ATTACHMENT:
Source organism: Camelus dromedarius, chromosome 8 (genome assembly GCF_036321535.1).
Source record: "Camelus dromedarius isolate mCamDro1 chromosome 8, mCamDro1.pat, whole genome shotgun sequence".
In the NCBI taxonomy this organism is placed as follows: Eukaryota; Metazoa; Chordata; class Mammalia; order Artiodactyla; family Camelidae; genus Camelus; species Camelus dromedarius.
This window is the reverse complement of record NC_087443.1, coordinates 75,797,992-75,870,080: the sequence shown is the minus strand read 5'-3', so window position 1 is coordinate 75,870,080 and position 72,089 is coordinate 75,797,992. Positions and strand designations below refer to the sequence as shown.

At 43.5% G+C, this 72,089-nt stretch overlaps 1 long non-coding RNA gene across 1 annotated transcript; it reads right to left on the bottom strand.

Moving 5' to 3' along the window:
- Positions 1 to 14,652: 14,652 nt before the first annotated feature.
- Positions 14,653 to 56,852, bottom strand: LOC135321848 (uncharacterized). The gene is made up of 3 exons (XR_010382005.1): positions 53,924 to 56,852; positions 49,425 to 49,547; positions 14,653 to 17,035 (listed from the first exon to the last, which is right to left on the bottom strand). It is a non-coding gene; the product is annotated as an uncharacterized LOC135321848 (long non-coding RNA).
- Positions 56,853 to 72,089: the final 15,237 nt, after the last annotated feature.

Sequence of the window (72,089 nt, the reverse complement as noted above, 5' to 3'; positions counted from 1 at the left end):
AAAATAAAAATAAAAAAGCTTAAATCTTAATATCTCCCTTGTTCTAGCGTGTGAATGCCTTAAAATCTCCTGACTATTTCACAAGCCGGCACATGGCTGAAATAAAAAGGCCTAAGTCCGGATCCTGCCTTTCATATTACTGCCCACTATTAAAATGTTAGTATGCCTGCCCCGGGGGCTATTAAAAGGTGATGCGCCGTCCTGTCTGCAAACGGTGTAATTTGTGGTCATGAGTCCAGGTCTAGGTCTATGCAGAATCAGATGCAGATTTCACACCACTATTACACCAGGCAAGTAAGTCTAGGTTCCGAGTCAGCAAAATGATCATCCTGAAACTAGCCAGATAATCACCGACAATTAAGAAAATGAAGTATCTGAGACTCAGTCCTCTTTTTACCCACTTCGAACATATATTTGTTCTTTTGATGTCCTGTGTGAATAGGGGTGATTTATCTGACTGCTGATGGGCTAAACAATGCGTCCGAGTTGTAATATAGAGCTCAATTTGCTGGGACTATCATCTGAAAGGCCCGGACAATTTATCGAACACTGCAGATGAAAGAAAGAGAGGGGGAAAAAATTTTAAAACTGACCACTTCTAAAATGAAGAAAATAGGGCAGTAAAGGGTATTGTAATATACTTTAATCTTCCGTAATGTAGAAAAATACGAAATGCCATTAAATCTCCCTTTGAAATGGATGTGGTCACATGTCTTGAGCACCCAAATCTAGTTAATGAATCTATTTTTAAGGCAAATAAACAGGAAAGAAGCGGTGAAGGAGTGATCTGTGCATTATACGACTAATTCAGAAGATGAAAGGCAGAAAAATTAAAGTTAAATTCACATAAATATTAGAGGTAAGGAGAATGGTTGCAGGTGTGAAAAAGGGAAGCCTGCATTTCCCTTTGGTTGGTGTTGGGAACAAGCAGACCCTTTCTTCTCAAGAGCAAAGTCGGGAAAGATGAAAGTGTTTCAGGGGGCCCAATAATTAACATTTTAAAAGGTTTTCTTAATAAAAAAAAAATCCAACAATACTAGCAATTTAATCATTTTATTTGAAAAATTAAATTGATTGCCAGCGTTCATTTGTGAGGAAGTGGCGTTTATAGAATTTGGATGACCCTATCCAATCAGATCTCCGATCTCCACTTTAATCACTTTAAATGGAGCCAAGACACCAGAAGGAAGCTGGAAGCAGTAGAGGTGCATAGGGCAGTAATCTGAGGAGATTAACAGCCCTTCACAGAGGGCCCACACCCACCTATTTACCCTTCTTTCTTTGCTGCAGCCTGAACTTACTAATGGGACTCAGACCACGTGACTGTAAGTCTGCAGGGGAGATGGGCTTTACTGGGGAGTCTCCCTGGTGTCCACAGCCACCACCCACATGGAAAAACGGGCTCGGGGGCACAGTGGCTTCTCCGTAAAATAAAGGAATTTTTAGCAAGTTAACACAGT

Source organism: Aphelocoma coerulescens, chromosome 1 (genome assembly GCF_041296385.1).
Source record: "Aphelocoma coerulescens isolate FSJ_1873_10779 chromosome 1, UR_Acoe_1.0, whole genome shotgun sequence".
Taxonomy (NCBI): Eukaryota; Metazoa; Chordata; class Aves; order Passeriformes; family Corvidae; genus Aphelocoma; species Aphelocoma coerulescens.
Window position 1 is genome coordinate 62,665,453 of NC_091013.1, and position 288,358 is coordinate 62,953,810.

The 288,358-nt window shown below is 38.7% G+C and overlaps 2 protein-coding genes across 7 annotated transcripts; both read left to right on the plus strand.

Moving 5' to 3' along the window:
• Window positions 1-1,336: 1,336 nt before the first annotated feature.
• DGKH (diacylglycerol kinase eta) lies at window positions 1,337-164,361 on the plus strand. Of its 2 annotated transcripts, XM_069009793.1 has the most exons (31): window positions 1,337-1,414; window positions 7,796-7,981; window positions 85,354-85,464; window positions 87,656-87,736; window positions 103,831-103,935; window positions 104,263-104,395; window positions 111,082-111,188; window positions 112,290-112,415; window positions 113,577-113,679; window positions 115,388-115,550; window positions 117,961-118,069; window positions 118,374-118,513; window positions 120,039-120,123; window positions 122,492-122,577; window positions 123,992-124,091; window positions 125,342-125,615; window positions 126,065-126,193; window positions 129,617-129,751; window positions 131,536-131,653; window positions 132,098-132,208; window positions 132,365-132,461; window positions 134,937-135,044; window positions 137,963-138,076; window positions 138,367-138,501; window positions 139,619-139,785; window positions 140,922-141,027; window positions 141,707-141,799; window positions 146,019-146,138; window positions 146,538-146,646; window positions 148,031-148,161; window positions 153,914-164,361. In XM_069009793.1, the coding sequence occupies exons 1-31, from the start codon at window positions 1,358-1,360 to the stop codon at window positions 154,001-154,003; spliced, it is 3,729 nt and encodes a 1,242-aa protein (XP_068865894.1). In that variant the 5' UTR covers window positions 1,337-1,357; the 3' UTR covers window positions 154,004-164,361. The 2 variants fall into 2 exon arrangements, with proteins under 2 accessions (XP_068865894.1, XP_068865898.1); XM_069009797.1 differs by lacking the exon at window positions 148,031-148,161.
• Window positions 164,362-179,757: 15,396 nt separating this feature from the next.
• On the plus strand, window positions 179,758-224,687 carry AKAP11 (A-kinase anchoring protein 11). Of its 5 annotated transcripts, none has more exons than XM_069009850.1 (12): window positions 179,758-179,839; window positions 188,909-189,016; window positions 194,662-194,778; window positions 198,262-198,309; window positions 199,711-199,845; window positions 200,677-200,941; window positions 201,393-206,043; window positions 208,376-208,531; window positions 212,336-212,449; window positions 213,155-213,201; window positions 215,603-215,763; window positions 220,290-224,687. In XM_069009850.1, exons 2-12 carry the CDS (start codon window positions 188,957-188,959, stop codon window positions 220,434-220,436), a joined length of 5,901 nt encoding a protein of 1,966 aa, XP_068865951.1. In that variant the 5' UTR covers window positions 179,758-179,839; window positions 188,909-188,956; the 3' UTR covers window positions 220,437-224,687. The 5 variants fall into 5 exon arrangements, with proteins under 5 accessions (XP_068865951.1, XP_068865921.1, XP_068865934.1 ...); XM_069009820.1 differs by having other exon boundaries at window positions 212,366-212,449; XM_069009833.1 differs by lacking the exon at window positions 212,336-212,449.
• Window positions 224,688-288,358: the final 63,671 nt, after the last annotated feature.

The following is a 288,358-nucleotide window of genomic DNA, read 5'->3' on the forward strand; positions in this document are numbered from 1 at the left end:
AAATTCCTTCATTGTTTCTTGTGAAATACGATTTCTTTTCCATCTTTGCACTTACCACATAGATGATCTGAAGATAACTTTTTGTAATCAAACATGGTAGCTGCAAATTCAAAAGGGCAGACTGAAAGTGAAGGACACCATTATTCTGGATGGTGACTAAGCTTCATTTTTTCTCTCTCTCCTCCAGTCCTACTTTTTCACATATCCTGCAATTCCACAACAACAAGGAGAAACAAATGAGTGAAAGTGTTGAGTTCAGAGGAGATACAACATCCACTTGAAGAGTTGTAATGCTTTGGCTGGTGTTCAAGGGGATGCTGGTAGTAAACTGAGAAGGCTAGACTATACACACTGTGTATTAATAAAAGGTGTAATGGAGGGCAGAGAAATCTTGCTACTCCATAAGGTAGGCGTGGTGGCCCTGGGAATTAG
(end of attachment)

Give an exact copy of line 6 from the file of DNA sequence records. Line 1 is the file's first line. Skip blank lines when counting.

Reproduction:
Moving 5' to 3' along the window: